Were the VGKC antibodies the cause of pain? On average, titers of VGKC-complex IgG were no different in the pain group and the patients without pain. However, VGKC-complex IgG is heterogeneous: Antibodies that react with different proteins in the channel complex are thought to be associated with different clinical symptoms (Irani et al., 2010). When the Mayo group checked for antigen specificity, they detected reactivity to one accessory protein, contactin-associated protein-2 (CASPR2), more frequently in the pain group than the non-pain patients. That finding agreed with previous work by Vincent (coauthor of the accompanying editorial), who found a high incidence of pain in VGKC-complex IgG-positive patients with CASPR2 autoimmunity (Irani et al., 2010; Irani et al., 2012).
CASPR2 antibodies are not the whole answer, though. Overall, CASPR2-specific antibodies were found in just 16 percent of the seropositive patients with pain. That means that for most patients, “we still don’t know what the primary antigen is,” said Klein.
In light of the new findings, Bennett and Vincent ask in their editorial, “Should we be testing patients with chronic pain for VGKC-complex antibodies, and if so, which patients?” For patients with other telltale signs of VGKC autoimmunity, they say, the answer is yes. “The more problematic issue is those patients whose sole complaint is pain.... Larger focused studies and more detailed pain phenotyping will be required to determine the true prevalence of VGKC-complex antibodies in chronic pain cohorts.”
Klein, too, wants to know how often, and in which patients, VGKC autoantibodies might explain chronic pain. To address that question, he and his colleagues are investigating the frequency of neural autoimmunity in patients being treated at a chronic pain center.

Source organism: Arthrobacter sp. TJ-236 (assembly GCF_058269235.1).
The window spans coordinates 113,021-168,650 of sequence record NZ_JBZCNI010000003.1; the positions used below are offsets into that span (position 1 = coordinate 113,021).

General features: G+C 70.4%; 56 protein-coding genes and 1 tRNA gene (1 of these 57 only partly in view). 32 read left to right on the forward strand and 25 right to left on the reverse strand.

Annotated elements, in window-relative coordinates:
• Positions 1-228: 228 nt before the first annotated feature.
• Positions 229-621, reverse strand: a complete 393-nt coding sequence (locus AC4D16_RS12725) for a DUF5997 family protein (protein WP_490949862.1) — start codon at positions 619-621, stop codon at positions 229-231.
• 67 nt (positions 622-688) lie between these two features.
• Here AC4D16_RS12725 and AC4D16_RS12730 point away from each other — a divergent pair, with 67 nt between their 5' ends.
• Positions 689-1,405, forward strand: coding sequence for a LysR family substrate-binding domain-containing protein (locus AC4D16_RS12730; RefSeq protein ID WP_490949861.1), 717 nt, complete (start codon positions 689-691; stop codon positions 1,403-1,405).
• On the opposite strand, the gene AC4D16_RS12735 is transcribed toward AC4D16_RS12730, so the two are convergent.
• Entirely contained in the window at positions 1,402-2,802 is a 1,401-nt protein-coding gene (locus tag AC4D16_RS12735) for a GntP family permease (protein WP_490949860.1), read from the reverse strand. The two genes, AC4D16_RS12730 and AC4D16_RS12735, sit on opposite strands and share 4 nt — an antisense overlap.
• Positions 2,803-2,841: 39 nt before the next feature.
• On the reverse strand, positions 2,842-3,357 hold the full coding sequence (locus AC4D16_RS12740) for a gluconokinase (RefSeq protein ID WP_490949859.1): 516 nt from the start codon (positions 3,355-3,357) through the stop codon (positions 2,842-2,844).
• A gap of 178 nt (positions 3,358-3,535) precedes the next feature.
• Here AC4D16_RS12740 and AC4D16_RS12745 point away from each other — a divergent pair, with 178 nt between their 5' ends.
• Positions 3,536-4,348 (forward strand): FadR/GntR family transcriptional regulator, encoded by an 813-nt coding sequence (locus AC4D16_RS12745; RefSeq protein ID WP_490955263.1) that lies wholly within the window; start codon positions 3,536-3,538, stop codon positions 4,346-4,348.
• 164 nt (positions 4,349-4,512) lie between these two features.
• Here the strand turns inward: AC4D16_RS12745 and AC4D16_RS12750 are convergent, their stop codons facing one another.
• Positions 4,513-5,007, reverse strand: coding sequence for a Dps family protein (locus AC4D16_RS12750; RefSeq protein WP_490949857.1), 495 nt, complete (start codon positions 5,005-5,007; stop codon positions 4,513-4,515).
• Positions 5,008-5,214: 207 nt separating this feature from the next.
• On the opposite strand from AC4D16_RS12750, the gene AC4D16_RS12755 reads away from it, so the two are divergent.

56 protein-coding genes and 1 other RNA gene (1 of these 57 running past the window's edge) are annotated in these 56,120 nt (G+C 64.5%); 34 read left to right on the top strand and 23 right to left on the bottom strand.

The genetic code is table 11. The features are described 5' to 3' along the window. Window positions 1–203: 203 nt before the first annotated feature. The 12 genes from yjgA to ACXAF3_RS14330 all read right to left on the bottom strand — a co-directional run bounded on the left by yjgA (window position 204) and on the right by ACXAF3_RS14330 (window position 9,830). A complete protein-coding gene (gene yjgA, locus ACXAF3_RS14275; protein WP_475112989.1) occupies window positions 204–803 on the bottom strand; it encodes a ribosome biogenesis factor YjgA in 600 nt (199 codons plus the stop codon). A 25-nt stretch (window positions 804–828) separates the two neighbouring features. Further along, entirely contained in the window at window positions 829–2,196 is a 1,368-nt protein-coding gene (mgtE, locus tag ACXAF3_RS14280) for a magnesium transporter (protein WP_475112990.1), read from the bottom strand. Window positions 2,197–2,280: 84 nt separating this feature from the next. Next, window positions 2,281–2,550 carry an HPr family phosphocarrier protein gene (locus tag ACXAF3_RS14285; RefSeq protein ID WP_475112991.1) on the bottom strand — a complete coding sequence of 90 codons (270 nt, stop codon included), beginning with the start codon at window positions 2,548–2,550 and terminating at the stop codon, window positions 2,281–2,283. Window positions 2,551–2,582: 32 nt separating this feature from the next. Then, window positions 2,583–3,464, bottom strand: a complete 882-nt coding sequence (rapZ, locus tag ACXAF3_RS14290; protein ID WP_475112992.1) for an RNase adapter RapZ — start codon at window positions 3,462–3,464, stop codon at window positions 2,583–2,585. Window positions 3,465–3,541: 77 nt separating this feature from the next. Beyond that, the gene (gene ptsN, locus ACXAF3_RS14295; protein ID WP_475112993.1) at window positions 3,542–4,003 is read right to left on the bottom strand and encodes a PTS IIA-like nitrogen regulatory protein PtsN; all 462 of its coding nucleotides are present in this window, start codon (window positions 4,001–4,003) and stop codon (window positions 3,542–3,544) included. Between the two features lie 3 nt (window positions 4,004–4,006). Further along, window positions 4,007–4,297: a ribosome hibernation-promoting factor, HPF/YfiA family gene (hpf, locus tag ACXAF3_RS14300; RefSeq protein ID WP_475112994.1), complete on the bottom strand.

Meanwhile, the mechanism by which the autoantibodies could cause pain remains unclear. VGKCs, also known as Kv channels, cooperate with other neuronal channels to set resting membrane potentials and regulate neuronal excitability, and some family members have already been linked to nociceptor excitability and pain (for a review, see Takeda et al., 2011). Antibodies that block VGKC function could render sensory neurons hyperexcitable, as previously seen for motor neurons. Indeed, Klein and colleagues did see evidence of abnormal sensory excitability: Excessive sweating and quantitative heat-pain hyperalgesia (C fiber allodynia) were reported only in the pain group, supporting the idea that hyperexcitability of nociceptive pathways leads to pain in patients with VGKC antibodies.
Also in support of that idea, the Mayo team recently implicated VGKC-complex autoimmunity in an unusual instance of job-related pain. They found the autoantibodies in workers at two slaughterhouses; the workers developed painful neuropathy after exposure to aerosolized brain tissue from pigs (Lachance et al., 2010; Meeusen et al., 2012). In those cases, the workers showed signs of neuronal hyperexcitability.
But Klein is cautious. “It’s an attractive theory” that the antibodies alter neuronal VGKC-complex function, “but maybe it’s more complicated than that.” In fact, the current finding “simply helps us to tell if there’s an autoimmune component,” he said. He noted that VGKCs are located on immune cells as well as neurons, so that VGKC-specific antibodies might affect neuronal excitability indirectly via cytokines, rather than targeting neurons directly. Moreover, it is possible that the VGKC-complex IgG is what Klein calls a “sentinel finding,” meaning that other—as-yet undetected—antibodies may be the real culprits.
Other labs are also providing evidence that autoantibodies play a role in pain. Recent clues point to an autoimmune basis for chronic regional pain syndrome (CRPS), where researchers have reported autoantibodies against autonomic neuron proteins in patients, including the β2 adrenergic receptor and M2 muscarinic acetylcholine receptor (Kohr et al., 2011). And, in an encouraging preliminary study, a small, randomized, placebo-controlled trial of immunotherapy with intravenous immunoglobulin reduced pain in patients with refractory CRPS (Goebel et al., 2010).